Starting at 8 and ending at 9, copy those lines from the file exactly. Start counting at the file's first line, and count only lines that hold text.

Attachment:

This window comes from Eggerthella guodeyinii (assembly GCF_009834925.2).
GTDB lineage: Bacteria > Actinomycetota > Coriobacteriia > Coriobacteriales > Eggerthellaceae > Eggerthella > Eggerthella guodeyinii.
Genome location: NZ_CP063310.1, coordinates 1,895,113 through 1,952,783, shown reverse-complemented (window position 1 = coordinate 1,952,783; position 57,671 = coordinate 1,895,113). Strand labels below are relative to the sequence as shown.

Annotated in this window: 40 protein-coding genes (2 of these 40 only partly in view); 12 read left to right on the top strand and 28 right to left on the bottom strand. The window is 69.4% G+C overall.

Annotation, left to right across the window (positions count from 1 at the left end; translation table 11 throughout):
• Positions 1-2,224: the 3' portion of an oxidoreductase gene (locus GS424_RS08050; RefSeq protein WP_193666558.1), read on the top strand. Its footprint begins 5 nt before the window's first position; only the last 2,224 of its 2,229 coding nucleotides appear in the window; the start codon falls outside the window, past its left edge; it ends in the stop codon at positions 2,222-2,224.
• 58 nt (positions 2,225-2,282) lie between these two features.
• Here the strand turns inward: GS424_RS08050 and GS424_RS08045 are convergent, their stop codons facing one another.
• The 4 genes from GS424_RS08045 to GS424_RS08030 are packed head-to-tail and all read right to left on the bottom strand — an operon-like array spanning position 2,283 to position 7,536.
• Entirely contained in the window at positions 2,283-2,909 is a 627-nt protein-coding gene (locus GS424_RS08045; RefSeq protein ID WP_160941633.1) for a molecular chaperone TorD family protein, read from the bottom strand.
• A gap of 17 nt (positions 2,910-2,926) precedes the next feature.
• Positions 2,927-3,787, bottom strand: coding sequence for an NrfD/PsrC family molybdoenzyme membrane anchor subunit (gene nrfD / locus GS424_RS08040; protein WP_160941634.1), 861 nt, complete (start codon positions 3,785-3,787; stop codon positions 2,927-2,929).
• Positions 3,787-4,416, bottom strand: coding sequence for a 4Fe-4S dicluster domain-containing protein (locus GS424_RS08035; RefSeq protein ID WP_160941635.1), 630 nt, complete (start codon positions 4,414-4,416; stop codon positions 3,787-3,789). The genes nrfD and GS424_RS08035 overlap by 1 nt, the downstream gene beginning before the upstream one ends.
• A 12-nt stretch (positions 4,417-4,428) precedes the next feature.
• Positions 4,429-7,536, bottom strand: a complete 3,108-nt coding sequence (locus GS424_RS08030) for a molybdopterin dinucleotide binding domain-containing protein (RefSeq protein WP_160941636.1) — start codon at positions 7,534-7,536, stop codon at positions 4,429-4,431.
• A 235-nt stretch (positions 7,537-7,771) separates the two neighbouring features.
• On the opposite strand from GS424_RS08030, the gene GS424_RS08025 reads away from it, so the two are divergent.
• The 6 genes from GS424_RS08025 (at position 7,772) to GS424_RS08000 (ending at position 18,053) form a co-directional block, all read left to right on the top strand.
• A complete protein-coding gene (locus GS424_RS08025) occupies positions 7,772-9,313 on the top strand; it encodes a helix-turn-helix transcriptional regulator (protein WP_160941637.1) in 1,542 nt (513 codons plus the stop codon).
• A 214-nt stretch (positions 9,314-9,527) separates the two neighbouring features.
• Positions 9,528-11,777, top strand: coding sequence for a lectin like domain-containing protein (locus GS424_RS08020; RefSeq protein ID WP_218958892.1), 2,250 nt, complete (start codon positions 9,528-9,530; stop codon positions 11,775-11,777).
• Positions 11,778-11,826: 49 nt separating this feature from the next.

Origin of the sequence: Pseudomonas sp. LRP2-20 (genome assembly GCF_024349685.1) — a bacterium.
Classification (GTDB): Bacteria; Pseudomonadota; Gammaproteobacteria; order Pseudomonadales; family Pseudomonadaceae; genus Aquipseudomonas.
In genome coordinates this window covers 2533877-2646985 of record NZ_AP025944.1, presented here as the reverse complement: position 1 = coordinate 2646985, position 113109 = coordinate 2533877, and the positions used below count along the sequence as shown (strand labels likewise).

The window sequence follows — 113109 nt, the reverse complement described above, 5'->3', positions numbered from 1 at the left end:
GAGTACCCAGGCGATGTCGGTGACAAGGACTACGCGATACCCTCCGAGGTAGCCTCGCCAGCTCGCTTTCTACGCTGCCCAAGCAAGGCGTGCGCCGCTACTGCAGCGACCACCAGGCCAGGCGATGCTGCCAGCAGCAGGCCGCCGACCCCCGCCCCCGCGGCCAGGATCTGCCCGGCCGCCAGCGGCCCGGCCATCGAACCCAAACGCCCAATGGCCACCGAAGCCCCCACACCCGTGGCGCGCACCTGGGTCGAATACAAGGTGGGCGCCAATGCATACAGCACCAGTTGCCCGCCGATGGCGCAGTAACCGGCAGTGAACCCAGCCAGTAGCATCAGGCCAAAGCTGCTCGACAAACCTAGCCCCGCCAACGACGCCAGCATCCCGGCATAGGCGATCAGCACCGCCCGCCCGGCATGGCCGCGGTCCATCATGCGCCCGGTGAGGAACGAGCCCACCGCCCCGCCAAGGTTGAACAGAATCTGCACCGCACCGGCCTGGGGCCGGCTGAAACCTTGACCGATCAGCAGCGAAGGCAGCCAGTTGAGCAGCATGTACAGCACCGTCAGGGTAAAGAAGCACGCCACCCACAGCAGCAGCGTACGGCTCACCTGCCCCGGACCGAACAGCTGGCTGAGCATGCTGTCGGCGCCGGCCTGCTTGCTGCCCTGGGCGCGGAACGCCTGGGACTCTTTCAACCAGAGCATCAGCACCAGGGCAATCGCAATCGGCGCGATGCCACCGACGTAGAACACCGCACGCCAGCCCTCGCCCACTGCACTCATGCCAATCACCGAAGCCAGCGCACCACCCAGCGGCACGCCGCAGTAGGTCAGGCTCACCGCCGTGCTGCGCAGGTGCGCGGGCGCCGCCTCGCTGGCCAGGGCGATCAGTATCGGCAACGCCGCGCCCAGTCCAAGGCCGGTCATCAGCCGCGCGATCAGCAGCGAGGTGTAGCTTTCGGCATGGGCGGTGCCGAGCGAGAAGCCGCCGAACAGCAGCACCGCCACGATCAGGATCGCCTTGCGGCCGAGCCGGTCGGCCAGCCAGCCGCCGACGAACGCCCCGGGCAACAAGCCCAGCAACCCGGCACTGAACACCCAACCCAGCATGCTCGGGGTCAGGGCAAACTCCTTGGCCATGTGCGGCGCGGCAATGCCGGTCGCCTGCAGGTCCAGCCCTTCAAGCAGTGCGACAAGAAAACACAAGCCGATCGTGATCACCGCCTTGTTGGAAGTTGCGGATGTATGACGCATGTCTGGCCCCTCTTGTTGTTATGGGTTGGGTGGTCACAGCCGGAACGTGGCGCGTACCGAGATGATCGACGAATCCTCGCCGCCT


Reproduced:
• Here the strand turns inward: GS424_RS08050 and GS424_RS08045 are convergent, their stop codons facing one another.
• The 4 genes from GS424_RS08045 to GS424_RS08030 are packed head-to-tail and all read right to left on the bottom strand — an operon-like array spanning position 2,283 to position 7,536.